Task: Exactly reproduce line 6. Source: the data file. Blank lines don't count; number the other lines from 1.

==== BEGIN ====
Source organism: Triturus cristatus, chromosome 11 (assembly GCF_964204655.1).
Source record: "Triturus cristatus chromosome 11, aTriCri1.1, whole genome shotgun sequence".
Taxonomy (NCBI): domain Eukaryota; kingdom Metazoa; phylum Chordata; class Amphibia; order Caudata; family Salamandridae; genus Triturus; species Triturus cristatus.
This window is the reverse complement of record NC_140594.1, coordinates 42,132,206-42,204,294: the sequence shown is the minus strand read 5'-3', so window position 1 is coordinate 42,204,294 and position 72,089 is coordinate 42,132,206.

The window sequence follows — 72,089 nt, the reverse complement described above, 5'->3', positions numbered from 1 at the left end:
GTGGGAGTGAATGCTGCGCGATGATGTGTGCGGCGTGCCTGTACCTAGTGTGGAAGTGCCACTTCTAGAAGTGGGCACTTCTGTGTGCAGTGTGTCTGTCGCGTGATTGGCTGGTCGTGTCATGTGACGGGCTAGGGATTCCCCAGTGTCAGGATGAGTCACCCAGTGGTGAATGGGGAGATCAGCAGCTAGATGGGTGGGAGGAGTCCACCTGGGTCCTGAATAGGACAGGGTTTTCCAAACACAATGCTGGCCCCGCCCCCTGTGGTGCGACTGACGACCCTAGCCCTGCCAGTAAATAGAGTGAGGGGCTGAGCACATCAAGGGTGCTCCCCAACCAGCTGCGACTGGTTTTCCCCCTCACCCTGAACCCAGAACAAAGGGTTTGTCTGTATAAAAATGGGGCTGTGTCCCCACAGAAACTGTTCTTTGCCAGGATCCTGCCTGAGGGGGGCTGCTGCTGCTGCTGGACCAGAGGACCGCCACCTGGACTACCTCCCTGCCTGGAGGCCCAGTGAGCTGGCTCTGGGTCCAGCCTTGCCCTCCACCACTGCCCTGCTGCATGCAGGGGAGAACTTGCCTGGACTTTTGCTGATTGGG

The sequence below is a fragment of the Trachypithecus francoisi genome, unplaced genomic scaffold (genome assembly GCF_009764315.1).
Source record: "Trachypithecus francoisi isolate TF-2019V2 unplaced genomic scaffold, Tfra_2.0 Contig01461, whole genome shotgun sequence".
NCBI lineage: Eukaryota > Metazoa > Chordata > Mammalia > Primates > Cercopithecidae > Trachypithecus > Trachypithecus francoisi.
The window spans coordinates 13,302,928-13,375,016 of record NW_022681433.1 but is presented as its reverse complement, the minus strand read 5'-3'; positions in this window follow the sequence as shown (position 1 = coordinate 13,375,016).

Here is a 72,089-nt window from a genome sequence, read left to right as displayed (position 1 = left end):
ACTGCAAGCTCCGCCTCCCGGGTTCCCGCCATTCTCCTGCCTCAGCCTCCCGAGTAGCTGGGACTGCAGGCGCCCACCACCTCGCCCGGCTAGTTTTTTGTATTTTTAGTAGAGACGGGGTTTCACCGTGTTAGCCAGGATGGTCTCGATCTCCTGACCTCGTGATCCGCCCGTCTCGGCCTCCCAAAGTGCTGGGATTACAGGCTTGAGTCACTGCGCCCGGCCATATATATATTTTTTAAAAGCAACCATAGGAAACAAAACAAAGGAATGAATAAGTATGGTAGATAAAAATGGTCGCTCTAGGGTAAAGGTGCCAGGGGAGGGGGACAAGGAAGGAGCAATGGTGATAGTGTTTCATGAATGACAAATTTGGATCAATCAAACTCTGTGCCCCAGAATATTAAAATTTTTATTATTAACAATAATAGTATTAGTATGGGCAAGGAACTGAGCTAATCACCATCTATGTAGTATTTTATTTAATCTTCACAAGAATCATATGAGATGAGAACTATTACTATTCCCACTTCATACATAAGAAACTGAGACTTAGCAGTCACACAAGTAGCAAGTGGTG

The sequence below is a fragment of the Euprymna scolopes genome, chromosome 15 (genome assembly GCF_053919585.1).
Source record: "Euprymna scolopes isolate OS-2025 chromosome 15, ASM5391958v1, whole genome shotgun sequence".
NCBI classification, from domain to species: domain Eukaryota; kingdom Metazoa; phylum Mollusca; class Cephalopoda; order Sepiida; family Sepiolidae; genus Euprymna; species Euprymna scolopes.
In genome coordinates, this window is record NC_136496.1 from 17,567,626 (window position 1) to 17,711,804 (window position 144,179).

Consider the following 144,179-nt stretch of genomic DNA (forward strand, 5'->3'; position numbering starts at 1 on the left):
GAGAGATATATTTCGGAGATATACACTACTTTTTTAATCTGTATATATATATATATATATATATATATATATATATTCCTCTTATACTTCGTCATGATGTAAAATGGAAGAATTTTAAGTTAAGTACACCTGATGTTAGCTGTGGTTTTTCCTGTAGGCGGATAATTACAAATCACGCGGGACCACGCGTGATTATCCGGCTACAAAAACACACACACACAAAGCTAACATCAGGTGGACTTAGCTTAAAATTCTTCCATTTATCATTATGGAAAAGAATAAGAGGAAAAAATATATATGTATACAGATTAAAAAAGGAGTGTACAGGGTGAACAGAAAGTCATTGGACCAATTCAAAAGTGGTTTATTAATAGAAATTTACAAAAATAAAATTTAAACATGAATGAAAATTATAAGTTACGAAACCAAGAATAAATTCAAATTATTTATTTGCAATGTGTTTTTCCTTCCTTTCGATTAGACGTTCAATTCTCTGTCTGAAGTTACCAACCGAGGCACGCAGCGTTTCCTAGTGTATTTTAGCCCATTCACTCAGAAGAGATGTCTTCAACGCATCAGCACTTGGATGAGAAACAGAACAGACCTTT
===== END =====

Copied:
GTGGGAGTGAATGCTGCGCGATGATGTGTGCGGCGTGCCTGTACCTAGTGTGGAAGTGCCACTTCTAGAAGTGGGCACTTCTGTGTGCAGTGTGTCTGTCGCGTGATTGGCTGGTCGTGTCATGTGACGGGCTAGGGATTCCCCAGTGTCAGGATGAGTCACCCAGTGGTGAATGGGGAGATCAGCAGCTAGATGGGTGGGAGGAGTCCACCTGGGTCCTGAATAGGACAGGGTTTTCCAAACACAATGCTGGCCCCGCCCCCTGTGGTGCGACTGACGACCCTAGCCCTGCCAGTAAATAGAGTGAGGGGCTGAGCACATCAAGGGTGCTCCCCAACCAGCTGCGACTGGTTTTCCCCCTCACCCTGAACCCAGAACAAAGGGTTTGTCTGTATAAAAATGGGGCTGTGTCCCCACAGAAACTGTTCTTTGCCAGGATCCTGCCTGAGGGGGGCTGCTGCTGCTGCTGGACCAGAGGACCGCCACCTGGACTACCTCCCTGCCTGGAGGCCCAGTGAGCTGGCTCTGGGTCCAGCCTTGCCCTCCACCACTGCCCTGCTGCATGCAGGGGAGAACTTGCCTGGACTTTTGCTGATTGGG